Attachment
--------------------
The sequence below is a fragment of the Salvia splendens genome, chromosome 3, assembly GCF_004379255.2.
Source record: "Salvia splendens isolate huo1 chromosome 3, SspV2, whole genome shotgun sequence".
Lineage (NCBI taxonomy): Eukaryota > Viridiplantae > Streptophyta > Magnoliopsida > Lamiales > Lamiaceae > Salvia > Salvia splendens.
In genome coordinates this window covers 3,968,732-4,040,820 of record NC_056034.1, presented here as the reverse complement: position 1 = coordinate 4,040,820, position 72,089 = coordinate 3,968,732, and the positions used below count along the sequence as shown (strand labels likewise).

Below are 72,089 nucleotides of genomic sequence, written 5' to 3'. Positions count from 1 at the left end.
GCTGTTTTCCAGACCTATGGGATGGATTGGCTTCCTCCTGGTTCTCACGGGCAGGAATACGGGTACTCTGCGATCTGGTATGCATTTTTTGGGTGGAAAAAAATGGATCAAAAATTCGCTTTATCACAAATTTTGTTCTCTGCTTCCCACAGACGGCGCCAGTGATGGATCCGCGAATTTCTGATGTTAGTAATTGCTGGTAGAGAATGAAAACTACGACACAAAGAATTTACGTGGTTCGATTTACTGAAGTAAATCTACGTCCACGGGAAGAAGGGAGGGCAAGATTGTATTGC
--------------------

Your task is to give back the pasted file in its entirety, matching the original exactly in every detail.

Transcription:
The sequence below is a fragment of the Salvia splendens genome, chromosome 3, assembly GCF_004379255.2.
Source record: "Salvia splendens isolate huo1 chromosome 3, SspV2, whole genome shotgun sequence".
Lineage (NCBI taxonomy): Eukaryota > Viridiplantae > Streptophyta > Magnoliopsida > Lamiales > Lamiaceae > Salvia > Salvia splendens.
In genome coordinates this window covers 3,968,732-4,040,820 of record NC_056034.1, presented here as the reverse complement: position 1 = coordinate 4,040,820, position 72,089 = coordinate 3,968,732, and the positions used below count along the sequence as shown (strand labels likewise).

Below are 72,089 nucleotides of genomic sequence, written 5' to 3'. Positions count from 1 at the left end.
GCTGTTTTCCAGACCTATGGGATGGATTGGCTTCCTCCTGGTTCTCACGGGCAGGAATACGGGTACTCTGCGATCTGGTATGCATTTTTTGGGTGGAAAAAAATGGATCAAAAATTCGCTTTATCACAAATTTTGTTCTCTGCTTCCCACAGACGGCGCCAGTGATGGATCCGCGAATTTCTGATGTTAGTAATTGCTGGTAGAGAATGAAAACTACGACACAAAGAATTTACGTGGTTCGATTTACTGAAGTAAATCTACGTCCACGGGAAGAAGGGAGGGCAAGATTGTATTGC